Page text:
And someone somehow had to drag in American politics in this….

Personal logo Dye4minis Supporting Member of TMP18 Dec 2017 3:37 p.m. PST

No..NOT politics, Truls,..American History illiteracy running rampant. (Bet those folks destroying public property still think the ACW was fought over slavery, too!)

The comparison was meant to be a comparison between a country that holds their heroes in great esteem verses one that does not. The quality of US History being taught here seems to be very poor. Judging by the statements made from those who want to tear down statues, they seem to believe that If they do, they will somehow change history and remove reminders of that history for all. Those premises are just plain crazy and demonstrates how easy it is to control masses of no or low educated people. (An observation of our failing education system and it's effects.)

Why does everyone jump to the conclusion that "politics" is the root of all things these days? Perhaps it's because the masses are so lazy and attuned to believe all they read and hear in the media as gospel rather than doing their own research and thinking for themselves?

At least in Germany, (and over Europe) they know who Frederick the Great was and what he did and the impact it had on their country. Not many there know about Lee, Stuart, Jackson, etc. (well, except for wargamers!)let alone what roles they had in the ACW and for what reasons.

My comment was on the lack of knowledge of History, YES. Politics…NO.

Gunfreak Supporting Member of TMP19 Dec 2017 2:09 a.m. PST

And you keep going….

daler240D Supporting Member of TMP19 Dec 2017 7:50 a.m. PST

DUDE! you are clearing talking about politics. Get a clue…

reasons and roles of confederate generals and their statues and the view in society today about them is the definition of Politics…

wow, just wow. I got a new stifle candidate…

Personal logo COL Scott ret Supporting Member of TMP23 Dec 2017 3:36 a.m. PST

daler I believe that Tom is pretty clear, if he finds the clue I am sure he would loan it to you. Just because you say it is politics doesn't make it so. I say that as both a political scientist and military historian.

As far as Frederick's greatness, yes he was a despot but he was a very enlightened one for his time. Militarily he took a good tool that his father provided, improved it and used it skillfully to grow his country. The country went from a poor and under respected country to a major power in the region, and it lasted as such for decades serving as the eventual foundation for modern Germany.

Baranovich23 Dec 2017 8:40 a.m. PST

I look more towards the details of his army. Frederick understood the efficiency of battle and that it meant the difference between winning and losing.

His army was drilled and drilled into maximum efficiency both in marching and fighting, no big mystery. His enemies couldn't keep up.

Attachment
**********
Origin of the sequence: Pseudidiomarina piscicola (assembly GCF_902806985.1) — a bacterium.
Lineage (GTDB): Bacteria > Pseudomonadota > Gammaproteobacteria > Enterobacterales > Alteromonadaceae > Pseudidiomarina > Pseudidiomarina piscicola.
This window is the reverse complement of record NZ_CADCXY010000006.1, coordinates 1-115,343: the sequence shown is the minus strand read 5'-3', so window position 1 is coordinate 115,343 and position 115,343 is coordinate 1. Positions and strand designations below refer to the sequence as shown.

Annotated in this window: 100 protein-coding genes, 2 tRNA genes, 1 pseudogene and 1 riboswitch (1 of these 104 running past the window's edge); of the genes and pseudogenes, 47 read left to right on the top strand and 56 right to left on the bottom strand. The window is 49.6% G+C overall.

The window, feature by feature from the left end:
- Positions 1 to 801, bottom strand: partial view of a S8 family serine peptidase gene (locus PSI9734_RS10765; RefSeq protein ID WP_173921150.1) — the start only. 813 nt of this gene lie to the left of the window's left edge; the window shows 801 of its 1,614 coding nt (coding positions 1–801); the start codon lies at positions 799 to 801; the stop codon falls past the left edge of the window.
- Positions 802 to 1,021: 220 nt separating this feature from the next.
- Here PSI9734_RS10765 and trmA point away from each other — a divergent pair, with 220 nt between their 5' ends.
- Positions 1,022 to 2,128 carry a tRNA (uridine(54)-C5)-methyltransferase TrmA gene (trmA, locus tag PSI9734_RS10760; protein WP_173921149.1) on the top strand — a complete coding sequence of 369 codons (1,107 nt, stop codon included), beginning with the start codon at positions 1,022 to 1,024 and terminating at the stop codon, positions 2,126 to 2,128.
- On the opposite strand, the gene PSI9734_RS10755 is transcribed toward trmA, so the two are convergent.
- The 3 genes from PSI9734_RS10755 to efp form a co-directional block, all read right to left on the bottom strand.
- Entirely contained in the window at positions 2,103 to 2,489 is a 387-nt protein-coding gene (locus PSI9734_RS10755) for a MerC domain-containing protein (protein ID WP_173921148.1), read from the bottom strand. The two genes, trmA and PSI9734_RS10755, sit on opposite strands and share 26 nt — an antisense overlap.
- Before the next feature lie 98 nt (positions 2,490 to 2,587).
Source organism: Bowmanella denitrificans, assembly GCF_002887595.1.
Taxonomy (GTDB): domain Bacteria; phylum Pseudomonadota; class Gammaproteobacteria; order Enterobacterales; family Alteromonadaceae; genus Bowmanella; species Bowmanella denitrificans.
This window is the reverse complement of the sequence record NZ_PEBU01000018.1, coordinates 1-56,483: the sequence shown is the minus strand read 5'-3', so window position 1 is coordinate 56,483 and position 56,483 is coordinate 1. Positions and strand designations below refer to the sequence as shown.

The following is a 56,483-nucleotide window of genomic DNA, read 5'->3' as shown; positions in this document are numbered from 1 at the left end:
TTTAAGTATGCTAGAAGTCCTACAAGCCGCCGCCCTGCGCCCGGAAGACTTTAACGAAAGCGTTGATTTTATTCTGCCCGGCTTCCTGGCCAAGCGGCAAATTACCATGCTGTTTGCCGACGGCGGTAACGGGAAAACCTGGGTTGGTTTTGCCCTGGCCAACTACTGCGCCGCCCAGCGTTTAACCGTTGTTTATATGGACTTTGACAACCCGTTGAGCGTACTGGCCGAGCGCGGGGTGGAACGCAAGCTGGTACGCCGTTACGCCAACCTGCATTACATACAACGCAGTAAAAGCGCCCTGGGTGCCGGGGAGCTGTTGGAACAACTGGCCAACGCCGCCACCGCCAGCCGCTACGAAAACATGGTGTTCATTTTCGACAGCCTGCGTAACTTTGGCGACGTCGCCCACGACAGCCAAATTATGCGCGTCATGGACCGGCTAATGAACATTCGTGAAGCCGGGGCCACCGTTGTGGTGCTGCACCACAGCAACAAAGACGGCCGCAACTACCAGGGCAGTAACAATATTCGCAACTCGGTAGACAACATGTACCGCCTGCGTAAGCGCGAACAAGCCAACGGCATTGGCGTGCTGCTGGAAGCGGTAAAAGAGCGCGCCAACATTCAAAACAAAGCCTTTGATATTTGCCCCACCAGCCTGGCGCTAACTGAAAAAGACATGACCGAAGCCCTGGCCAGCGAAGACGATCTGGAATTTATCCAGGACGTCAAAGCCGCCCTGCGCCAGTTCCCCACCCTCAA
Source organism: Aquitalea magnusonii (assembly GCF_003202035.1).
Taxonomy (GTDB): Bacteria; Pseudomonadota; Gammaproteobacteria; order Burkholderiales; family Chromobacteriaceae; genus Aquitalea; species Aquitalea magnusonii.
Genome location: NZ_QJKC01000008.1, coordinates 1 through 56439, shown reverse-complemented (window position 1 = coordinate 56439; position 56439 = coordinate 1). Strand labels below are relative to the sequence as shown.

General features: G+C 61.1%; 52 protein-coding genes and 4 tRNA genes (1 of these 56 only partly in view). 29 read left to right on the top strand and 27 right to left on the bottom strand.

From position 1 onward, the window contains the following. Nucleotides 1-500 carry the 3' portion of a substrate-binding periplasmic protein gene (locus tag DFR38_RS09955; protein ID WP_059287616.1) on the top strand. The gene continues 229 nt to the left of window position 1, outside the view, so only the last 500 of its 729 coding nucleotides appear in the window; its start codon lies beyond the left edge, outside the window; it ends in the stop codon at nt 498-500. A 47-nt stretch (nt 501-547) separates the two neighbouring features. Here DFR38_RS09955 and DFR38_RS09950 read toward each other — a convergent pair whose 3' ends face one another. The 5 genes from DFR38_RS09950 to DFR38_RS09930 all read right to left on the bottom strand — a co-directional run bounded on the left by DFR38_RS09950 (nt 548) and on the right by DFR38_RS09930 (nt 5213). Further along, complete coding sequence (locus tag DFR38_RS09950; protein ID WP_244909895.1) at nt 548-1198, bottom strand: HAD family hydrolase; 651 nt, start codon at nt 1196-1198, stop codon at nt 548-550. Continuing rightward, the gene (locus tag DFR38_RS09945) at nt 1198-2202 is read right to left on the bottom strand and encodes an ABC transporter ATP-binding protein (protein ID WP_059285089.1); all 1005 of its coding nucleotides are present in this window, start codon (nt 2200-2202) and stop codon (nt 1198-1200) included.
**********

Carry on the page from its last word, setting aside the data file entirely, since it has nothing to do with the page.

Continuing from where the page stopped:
I forget where I saw it, but there's a quote attributed to him where he talks about how basically his army could get off three or four volleys for the enemy's two which enabled him to win, simple as that.

And while that may seem way overly simplistic it actually isn't. That three-rank formation they used for firing in successive lines was the epi-center of warfare for that time period. You marched into range, and you volleyed and they volleyed. If you had better trained soldiers who could load and fire faster, you got more lead in the air. Simple as that. There was no air superiority war, no radar, no guided missiles, no tanks… was a time when your line of men faced off against their line, now let's see who can knock down more of the other before the whistle blows. The side that shot faster conquered nations, the side that fired slower was conquered.

Furthermore, Frederick placed great priority on keeping his army's weapons in good working order. Again,seems obvious and overly simplistic. But again, crucial. Having numerous gun smiths in the ranks to fix mechanical breakdowns as well as having a thorough system of gun repair and maintenance that accompanied the army was crucial in keeping that lead in the air.

Sometimes I think people try to look too deeply into what made a man "great" militarily. Sometimes it really comes down the very basic essentials of how an army performed mechanically. Frederick simply ensured that his three ranks were always firing faster than the enemy, and that more muskets were in working order. Can't fight a war if your tools aren't properly used and kept in order.

As was referenced in several posts above, there was good reason by Napoleon studied Frederick's victories and his tactics. There was no better source at that time for the recipe on how to win than Frederick.

Personal logo Flashman14 Supporting Member of TMP26 Dec 2017 3:22 a.m. PST

Did he ever get his picture on a bubble gum card?

18CTEXAN26 Dec 2017 11:07 a.m. PST

NO! But he did get a whole set of "cigarette cards" picturing "him" and his army.